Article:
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The Best of What They Said and I Read Week Ending 9/22/2019

Short excerpts from articles I found interesting.  I may not agree with the author and the following material is not intended as investment advice

Barron’s – September 20, 2019 – The Dow Falls as Markets Try to Figure Out What Really Matters -  Ben Levisohn

  •  “If you guessed that an aborted trip to Montana would be the event that moved the stock market this past week, give yourself a prize.  The Dow Jones Industrial Average dropped 284.45 points, or 1%, to 26,935.07, while the S&P 500 declined 0.5%, to 2992.07, and the Nasdaq Composite fell 0.7%, to 8117.67. The S&P 500 would have finished flat for the week—except it decided to drop 0.5% after reports that China had canceled a visit to Montana hit the newswires. Yes, it was that kind of week.”
  • “That’s not what we would have expected, given all of the week’s excitement. Saudi Arabia’s oil infrastructure was attacked. The Federal Reserve cut interest rates by a quarter-point. U.S. money markets went crazy and forced the Fed to intervene, setting off comparisons to the collapse of Lehman Brothers in 2008. And yet a Montana junket was the ultimate determinant of whether the market finished up or down.”

The Wall Street Journal – September 21, 2019 – Three Market Shocks and Investors Say “No Problem” – James Mackintosh 

  •  “On Monday, oil futures jumped the most ever. On Tuesday, the Federal Reserve lost control of overnight interest rates and made emergency cash injections for the first time since the financial crisis. Unnerving things come in threes: The biggest swing out of stocks with momentum and into value since the financial crash happened the week before.   Yet, stocks, bonds and the dollar are having a perfectly normal couple of weeks. The S&P 500 is less than 1% below July’s high. Are investors resilient enough to recognize these as unconnected events each with its own explanation? Or is everyone so somnolent that they’re ignoring troubles deep in the system?”
  • “…I lived through 2007, and watched aghast as investors ignored three sets of problems that eventually brought down the financial system. The subprime blowup, followed by the freezing of money markets and the crash in quantitative hedge funds, did lead to a 10% summer correction in the S&P, but stocks made it all back and only woke up to reality months later, peaking in October.  Problems in the financial system can quickly gum up the workings of the real economy. If big overleveraged funds or brokers fail because of bad bets on oil or momentum stocks it could matter a lot.  My inclination, however, is to think that this time the market and economy are showing their strength, not ignoring risks. The financial system is rolling with the punches. Each event has its own explanation, and there’s no sign of damage spreading.”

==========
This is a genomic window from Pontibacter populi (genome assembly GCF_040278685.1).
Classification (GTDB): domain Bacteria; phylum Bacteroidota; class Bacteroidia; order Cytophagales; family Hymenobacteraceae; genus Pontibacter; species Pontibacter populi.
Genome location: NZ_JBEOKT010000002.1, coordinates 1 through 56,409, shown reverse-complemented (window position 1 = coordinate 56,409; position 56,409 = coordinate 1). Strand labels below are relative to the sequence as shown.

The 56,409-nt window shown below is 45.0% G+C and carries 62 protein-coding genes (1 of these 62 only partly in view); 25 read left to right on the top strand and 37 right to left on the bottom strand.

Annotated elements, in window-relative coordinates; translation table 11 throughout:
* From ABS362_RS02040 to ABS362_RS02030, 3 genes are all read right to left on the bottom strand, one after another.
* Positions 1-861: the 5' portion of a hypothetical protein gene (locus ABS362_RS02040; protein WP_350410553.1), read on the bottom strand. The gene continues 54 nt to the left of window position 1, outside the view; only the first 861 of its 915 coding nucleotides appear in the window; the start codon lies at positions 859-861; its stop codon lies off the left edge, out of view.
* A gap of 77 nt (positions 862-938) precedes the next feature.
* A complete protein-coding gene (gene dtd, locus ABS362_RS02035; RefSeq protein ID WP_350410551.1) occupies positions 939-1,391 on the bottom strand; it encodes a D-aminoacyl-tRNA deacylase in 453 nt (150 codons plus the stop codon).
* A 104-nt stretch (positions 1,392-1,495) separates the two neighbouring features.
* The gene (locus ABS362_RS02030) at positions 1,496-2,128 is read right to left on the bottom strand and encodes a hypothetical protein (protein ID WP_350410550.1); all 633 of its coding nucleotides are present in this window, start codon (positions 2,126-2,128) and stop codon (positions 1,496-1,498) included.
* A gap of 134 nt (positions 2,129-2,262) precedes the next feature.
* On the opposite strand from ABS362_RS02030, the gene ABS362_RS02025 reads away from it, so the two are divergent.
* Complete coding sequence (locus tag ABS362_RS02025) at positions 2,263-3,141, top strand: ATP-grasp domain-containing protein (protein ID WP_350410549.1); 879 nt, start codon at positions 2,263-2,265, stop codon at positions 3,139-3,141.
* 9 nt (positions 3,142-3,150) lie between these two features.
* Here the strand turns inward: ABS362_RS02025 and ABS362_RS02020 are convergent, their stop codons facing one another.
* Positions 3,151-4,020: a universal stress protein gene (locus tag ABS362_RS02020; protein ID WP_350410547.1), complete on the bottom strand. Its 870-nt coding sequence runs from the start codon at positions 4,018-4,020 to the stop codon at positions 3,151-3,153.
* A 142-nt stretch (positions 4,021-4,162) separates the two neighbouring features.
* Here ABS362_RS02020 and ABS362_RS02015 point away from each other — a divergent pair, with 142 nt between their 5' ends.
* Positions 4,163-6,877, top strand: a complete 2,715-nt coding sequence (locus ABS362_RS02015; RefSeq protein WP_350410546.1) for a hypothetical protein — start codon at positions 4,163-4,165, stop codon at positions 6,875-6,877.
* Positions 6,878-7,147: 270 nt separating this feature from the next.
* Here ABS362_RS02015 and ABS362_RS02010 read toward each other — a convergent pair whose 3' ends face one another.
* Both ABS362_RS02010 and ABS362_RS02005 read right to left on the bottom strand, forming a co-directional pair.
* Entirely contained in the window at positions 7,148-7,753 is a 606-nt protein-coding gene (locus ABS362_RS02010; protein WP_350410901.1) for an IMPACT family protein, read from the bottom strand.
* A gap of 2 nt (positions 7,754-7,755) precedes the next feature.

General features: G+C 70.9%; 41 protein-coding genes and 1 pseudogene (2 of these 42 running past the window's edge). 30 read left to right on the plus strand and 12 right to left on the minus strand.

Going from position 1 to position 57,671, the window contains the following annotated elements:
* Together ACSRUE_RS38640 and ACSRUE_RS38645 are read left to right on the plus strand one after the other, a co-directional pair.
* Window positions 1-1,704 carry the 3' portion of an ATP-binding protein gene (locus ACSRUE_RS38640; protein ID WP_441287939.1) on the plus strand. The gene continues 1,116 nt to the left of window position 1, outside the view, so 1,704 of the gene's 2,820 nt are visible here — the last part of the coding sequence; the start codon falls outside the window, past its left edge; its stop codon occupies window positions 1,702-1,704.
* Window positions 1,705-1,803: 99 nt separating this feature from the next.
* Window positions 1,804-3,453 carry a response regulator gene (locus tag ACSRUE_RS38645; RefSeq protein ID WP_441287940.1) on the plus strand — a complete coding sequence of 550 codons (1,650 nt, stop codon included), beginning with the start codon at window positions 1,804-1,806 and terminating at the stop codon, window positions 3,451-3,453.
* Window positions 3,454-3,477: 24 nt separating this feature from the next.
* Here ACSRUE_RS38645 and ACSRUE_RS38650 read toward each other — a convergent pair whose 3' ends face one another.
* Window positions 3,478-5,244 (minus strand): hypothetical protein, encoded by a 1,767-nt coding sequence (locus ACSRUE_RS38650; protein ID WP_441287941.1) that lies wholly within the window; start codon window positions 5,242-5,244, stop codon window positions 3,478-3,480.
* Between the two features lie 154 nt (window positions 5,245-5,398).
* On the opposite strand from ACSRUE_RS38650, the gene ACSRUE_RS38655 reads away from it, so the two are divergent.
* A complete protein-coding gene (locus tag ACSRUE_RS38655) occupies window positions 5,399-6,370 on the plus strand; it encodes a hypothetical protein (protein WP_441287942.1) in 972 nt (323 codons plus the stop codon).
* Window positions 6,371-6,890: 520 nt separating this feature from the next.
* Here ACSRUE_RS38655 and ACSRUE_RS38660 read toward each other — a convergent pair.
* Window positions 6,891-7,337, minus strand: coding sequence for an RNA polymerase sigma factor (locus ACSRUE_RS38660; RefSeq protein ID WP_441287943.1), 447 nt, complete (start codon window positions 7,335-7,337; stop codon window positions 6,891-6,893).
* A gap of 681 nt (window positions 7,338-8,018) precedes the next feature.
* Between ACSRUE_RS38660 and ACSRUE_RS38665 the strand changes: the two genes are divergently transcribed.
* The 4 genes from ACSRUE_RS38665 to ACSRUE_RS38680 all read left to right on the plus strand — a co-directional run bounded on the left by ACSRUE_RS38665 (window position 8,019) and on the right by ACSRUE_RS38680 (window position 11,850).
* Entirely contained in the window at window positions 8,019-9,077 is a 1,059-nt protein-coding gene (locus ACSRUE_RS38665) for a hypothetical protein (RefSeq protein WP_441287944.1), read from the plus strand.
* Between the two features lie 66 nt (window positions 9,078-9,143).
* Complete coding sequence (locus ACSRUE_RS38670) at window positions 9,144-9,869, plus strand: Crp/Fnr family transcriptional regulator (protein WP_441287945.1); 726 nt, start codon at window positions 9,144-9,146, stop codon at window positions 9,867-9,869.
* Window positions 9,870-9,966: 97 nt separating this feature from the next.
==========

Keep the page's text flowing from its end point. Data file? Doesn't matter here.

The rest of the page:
The Kiplinger Letter – September 20, 2019  

  • “…The freight industry is in a funk right now because of weaker demand, stemming from a slide in manufacturing and the trade war with China. But the longer-term picture is brighter, thanks to innovations in how cargo gets moved.” 
  • “…But rail shipping speeds are up, the result of less congestion on the rails. Freight carriers are looking to technology to cut costs and boost efficiency. The future of shipping is precise tracking of trucks and cargoes at all times, via wireless sensors that pinpoint a container’s whereabouts across the supply chain. Trucking firms are already going in this direction, which promises to increase profits by letting them optimize routes to save fuel, avoid congestion, and minimize idle time.”
  • “Eventually, such enhancements are expected to save the industry $30 billion annually. Railroads are relying on advanced scheduling techniques to reduce costs. So-called precision railroading uses carefully crafted schedules to move trains faster with less downtime, pressuring their shippers to keep up. But those lean operations could lead to bottlenecks when demand picks up again. Rail customers, take note.” 
  • “The long-run goal for freight carriers: Fully automated trucks and trains. They’re still a way off. But closer than you might imagine. Some companies are already busy testing nearly autonomous trucks on public roads. TuSimple, for instance, has been transporting mail between Phoenix and Dallas with trucks that mostly drive themselves (though a human driver is standing by to take the wheel). Starsky Robotics is operating robotic trucks in Fla. and Texas via remote control. A driver remotely pilots the trucks onto and off of highways. The truck does the rest. Does automation spell the end for human truck drivers? Not necessarily. Even as the industry transitions to driverless trucks, it’ll need experienced operators to guide them from control rooms. Totally eliminating human control will take decades.”

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